7. In a riveting machine, the combination of rivet positioning head having open ended rivet holding slots parallel with the axis of rotation of said head, and means for automatically and intermittently stopping said head with the slots in position to receive rivets into said slots and to discharge rivets from said slots.
8. In a riveting machine, the combination of a rotatable positioning head, means for rotating said head, means for stopping the rotation thereof at every half revolution, means for delivering rivets to the bottom of the head, means for preventing disengagement of the rivets from said head while the head'is making a semi-revolution and means for rendering said rotating means operative after each riveting operation. 1
9. In a riveting machine, the combination of a rivet positioning head, rivet holding means carried by said head, means for rotating the head, means for automatically stopping the head at each half revolution, means including rivet supplying channels terminating adjacent the lower edge of said head for supplying rivets to the positioning head each time the head stops and means for preventing rotation of said head upon idle strokes of the machine.
10. In a riveting machine, the combination of a rivet positioning head, rivet holding plates carried thereby, rivet supplying chan' nels terminating adjacent the lower edge of said head, the ends of saidchannels being tapered to insure engagement of rivets with the holding plates upon initial movement of the head, and a guide adjacent the head for preventing disengagement of the rivets from said holding plates during rotation of the head.
11. In a riveting machine, the combination of a rivet positioning head, means for supplying rivets thereto, means for rotating said head, and mechanism operated by a hoop when in position to be riveted for controlling the rotation of said head.
12. In a riveting machine, the combination of a riveting hammer, a rivet positioning head, means tending to continuously rotate said head, a dog normally holding said head against rotation, a tripping device carried by said riveting hammer in position to be operated by the stock to be riveted, and connections between said device and said dog whereby the dog is released upon engagement of the tripping device with the stock to be riveted upon operative movement of said hammer.
13. In a rivetingmachine,the combination of a reciprocatory riveting hammer, a tripping device comprising a plurality of fingers pivotally carried by said hammer, a rotatable rivet positioning head, a dog normally holding said head against rotation, and connections between said dog and said tripping device for releasing the dog when said fingers engage with the stock to be riveted upon riveting movement of the hammer.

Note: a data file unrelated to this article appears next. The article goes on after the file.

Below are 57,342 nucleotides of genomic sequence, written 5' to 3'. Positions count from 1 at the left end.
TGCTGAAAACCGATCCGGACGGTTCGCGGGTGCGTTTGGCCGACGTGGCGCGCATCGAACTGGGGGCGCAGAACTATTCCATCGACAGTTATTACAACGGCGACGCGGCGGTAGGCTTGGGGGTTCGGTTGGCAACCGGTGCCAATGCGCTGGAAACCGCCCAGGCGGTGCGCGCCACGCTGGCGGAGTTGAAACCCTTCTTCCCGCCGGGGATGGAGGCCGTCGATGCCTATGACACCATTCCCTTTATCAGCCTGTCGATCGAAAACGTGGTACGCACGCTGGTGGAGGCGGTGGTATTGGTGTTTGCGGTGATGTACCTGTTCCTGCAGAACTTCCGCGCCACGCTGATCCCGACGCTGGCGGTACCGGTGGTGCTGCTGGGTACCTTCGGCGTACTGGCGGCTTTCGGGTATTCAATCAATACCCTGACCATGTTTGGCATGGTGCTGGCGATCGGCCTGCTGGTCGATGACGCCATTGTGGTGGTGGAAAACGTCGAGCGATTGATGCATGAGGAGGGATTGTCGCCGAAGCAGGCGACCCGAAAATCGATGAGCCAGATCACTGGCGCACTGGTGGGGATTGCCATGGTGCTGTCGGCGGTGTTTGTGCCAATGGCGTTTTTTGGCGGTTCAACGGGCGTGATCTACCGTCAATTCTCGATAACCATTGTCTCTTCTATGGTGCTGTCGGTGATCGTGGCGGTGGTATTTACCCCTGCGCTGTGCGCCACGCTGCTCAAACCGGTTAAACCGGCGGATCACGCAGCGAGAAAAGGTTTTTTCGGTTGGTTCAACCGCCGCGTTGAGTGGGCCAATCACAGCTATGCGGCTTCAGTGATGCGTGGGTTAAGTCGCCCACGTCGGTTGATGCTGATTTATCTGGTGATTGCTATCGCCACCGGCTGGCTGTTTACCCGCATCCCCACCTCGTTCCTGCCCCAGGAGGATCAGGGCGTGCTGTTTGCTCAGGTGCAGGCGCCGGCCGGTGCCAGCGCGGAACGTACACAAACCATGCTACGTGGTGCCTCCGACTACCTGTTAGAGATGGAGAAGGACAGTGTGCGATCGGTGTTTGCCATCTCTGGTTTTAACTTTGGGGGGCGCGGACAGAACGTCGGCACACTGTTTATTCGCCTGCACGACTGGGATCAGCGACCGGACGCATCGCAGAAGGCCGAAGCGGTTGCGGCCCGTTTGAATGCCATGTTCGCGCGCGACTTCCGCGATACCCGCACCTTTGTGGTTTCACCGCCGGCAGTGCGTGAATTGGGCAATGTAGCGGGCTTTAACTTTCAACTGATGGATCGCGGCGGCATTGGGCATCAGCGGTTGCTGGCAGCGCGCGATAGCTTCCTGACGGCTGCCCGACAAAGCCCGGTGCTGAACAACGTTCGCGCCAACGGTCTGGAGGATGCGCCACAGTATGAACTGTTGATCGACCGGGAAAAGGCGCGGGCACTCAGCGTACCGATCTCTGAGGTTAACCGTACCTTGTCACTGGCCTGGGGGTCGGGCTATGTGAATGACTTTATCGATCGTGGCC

1 1. In a riveting machine, the combination of a reciprocatory riveting hammer, a tripper device pivotally mounted thereon, fingers carried by said tripper device, springs for yieldingly projecting said fingers beyond the plane of said hammer face, a rivet positioning device, and mechanism operated by said tripper upon engagement of said fingers with the stock to be riveted for actuating said positioning device.
15. In a riveting machine, the combination of a reciprocatory riveting hammer, a block ivotally mounted thereon, fingers carried by said block, springs for normally projecting said fingers beneath the face of said hammer, a tail projecting from said block, an oscillatory shaft, an arm fixed on said shaft and projecting into the path of said tail, a second arm fixed on said shaft, a pivotal dog disposed in the path of said second arm, rivet positioning mechanism normally held against rotating movement by said dog, and means tending to normally rotate said mechanism, the dog being released upon engagement of said fingers with the stock to be riveted.
16. In a riveting machine, the combination of a reciprocatory riveting hammer, an anvil, a lap closer comprising a plurality of fingers pivotally mounted on said hammer, and means for yieldingly holding said fingers beneath the face of said hammer.
17. In a riveting machine, the combination of a reciprocatory riveting hammer, an anvil, a plurality of lap closing fingers pivotally carried by said hammer, and means for yieldingly projecting said fingers beneath the face of said hammer, the anvil being provided with recesses to receive said fingers.
18. In a riveting machine, the combination of a reciprocating riveting hammer, an anvil, a plurality of-pivotally mounted fingers yieldingly protruding in advance of the riveting face of the hammer, and means controlled by pivotal movement of said fingers for positioning a plurality of rivets adjacent to said block.
19. In a riveting machine, the combination of a rotatably mounted positioning head provided with a slotted rivet holding plate, 1